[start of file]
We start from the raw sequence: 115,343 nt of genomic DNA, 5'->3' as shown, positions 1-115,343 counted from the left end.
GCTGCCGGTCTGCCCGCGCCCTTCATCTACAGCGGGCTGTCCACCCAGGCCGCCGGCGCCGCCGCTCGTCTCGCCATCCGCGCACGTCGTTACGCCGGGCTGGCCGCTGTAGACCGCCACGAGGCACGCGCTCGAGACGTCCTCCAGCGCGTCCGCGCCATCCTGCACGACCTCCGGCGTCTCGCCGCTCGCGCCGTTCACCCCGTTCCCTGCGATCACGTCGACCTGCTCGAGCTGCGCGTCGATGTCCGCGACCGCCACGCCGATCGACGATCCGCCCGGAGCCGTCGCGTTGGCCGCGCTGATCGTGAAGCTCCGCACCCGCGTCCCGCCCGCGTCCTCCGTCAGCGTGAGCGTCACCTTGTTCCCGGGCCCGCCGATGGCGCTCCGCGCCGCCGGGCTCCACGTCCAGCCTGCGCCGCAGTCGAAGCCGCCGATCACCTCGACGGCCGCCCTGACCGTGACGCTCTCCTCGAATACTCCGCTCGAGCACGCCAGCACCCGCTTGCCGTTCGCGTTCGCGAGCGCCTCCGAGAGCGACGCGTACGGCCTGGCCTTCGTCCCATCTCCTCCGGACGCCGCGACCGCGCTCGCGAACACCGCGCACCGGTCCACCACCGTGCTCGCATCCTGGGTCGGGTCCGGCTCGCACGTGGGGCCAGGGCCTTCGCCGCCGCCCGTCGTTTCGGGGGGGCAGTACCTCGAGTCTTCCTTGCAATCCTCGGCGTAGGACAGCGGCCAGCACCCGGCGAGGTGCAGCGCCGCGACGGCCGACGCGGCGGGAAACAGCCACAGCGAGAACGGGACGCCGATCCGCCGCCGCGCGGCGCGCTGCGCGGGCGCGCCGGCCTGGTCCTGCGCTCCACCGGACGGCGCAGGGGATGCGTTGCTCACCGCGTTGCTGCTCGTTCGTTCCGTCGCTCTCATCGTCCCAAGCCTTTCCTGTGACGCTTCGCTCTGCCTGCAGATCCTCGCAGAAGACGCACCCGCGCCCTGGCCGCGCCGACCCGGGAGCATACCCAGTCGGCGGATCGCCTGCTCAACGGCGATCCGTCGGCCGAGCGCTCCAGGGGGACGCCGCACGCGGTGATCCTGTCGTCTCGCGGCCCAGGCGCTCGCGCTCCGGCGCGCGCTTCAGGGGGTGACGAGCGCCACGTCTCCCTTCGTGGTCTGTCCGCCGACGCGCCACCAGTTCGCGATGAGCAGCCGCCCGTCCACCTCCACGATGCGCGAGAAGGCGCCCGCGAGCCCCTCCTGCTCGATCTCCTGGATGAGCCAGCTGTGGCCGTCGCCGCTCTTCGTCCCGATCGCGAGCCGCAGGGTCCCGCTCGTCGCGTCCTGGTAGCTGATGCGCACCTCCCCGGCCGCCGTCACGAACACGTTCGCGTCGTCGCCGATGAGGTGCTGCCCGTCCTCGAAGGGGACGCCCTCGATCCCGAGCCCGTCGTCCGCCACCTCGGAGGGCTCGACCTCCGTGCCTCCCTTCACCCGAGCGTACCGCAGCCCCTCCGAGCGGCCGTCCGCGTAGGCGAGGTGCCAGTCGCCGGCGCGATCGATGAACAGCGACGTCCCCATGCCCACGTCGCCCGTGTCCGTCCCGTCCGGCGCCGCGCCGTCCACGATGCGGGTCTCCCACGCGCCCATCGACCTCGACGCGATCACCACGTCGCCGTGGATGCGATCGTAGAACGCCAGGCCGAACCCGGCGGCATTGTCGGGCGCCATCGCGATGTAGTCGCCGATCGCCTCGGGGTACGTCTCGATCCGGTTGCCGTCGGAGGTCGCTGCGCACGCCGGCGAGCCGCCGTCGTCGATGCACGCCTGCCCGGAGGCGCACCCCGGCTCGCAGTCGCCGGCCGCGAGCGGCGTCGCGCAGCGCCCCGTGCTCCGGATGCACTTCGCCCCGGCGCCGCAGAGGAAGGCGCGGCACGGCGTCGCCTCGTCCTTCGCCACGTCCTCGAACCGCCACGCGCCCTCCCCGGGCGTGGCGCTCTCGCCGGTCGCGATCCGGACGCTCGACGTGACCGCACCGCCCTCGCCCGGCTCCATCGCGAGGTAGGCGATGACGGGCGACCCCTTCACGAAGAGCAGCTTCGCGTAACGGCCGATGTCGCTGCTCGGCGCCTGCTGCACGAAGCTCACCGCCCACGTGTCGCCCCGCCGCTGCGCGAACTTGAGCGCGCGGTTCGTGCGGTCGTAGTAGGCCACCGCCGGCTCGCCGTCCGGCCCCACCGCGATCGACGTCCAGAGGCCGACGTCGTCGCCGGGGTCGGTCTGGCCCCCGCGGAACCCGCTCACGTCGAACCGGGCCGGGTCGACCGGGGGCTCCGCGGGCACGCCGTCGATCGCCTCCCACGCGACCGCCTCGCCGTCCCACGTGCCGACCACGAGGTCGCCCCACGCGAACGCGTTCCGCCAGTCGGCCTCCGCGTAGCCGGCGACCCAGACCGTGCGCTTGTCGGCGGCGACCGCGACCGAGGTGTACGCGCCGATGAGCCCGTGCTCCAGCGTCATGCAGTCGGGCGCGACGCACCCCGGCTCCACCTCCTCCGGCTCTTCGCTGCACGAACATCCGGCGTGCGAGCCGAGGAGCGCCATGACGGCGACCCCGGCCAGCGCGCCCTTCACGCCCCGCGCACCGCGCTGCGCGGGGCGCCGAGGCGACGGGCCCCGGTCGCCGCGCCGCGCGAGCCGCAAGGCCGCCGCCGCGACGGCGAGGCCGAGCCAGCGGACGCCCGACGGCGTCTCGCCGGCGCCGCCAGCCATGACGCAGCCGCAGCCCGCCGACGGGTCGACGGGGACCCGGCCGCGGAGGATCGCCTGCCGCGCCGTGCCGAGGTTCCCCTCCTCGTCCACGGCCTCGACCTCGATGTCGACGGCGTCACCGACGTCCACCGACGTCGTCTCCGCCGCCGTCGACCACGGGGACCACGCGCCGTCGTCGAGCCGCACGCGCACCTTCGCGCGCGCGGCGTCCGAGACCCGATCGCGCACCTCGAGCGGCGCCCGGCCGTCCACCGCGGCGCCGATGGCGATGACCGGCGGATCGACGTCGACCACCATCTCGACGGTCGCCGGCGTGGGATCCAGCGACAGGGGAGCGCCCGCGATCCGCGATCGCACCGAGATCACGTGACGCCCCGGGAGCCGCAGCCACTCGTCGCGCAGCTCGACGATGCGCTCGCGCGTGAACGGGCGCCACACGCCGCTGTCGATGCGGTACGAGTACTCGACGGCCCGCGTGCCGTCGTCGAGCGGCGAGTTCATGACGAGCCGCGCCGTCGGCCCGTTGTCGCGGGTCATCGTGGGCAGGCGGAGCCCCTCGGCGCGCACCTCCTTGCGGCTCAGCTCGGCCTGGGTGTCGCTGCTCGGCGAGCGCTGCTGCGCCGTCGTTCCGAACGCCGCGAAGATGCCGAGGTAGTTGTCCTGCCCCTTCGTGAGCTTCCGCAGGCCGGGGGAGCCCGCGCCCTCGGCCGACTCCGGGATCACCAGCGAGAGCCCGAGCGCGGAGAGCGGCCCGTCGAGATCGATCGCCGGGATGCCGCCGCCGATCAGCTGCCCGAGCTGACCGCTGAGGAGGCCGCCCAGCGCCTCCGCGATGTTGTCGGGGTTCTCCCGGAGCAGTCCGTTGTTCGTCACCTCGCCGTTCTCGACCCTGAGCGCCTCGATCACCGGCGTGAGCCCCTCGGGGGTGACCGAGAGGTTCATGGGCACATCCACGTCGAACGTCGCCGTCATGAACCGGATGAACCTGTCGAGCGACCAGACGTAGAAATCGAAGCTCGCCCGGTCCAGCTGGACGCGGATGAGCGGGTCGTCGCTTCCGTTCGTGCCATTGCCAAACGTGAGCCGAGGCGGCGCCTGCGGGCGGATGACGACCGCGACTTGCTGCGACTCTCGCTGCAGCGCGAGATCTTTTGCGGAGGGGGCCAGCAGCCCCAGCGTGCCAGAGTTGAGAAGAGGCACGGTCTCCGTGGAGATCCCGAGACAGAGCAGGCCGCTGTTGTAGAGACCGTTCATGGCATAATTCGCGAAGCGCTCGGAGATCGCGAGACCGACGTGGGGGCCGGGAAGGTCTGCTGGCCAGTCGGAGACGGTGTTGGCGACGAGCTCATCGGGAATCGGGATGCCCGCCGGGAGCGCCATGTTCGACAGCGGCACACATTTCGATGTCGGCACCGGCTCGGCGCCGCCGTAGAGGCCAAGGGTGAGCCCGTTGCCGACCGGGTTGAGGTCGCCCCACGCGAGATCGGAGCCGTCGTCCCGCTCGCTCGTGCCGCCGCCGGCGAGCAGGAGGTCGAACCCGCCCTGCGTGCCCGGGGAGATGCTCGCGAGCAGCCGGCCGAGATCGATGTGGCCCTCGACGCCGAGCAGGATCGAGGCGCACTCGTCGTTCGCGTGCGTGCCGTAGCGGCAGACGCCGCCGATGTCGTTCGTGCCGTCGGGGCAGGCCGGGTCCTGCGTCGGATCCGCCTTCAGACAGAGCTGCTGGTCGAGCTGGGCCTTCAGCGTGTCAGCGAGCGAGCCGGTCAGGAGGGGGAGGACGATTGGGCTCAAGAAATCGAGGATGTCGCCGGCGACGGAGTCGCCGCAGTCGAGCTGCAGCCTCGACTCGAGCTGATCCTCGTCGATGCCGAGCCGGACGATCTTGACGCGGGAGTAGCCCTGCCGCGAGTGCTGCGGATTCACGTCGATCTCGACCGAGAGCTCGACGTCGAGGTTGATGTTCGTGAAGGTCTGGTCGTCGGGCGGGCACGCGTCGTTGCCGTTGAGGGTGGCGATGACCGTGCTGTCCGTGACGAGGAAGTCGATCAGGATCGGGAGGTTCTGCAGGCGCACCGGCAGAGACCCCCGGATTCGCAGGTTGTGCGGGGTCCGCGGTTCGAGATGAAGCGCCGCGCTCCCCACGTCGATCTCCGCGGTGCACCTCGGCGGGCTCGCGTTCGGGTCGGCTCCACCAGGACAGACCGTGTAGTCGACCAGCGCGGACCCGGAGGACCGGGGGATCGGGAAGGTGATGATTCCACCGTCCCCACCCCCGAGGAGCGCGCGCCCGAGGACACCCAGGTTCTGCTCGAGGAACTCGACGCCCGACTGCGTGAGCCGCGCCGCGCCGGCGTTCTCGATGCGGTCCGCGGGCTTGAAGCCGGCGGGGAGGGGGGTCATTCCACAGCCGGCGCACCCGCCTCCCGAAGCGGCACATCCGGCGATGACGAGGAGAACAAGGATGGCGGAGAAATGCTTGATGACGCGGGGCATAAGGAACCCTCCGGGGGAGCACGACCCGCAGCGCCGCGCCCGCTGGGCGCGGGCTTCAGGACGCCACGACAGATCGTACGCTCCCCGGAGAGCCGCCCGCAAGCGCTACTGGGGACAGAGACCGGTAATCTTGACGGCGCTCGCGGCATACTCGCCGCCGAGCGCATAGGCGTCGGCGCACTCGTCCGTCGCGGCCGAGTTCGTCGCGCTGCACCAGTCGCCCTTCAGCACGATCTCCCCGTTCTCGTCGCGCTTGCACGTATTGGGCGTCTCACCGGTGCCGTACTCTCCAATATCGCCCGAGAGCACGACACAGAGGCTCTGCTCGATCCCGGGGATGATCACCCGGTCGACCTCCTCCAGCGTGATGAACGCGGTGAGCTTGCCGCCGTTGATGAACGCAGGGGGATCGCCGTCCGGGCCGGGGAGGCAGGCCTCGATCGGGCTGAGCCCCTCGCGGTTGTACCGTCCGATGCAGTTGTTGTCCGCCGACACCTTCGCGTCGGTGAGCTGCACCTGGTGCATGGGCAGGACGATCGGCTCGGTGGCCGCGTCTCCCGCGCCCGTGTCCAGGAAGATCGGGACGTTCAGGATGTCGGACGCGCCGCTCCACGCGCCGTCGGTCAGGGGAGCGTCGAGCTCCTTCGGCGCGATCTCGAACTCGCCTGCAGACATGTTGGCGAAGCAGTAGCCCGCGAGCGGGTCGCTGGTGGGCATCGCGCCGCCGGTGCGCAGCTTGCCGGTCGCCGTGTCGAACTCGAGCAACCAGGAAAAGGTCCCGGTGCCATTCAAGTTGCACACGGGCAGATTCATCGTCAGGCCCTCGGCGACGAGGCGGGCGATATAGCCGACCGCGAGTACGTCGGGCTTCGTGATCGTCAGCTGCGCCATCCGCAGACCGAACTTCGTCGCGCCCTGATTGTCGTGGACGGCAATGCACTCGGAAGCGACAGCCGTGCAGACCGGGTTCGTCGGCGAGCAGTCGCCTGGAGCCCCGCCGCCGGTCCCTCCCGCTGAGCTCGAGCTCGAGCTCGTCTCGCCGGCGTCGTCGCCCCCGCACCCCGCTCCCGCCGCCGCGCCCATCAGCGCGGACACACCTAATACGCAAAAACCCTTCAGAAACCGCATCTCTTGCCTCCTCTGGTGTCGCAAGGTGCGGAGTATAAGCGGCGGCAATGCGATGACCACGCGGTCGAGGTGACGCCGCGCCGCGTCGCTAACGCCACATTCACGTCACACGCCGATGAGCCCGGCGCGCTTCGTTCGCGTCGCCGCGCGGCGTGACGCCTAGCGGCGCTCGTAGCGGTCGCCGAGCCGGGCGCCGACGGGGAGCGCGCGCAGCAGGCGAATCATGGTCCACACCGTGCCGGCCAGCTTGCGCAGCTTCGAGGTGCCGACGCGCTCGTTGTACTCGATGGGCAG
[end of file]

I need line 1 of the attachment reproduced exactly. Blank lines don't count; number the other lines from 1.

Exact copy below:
We start from the raw sequence: 115,343 nt of genomic DNA, 5'->3' as shown, positions 1-115,343 counted from the left end.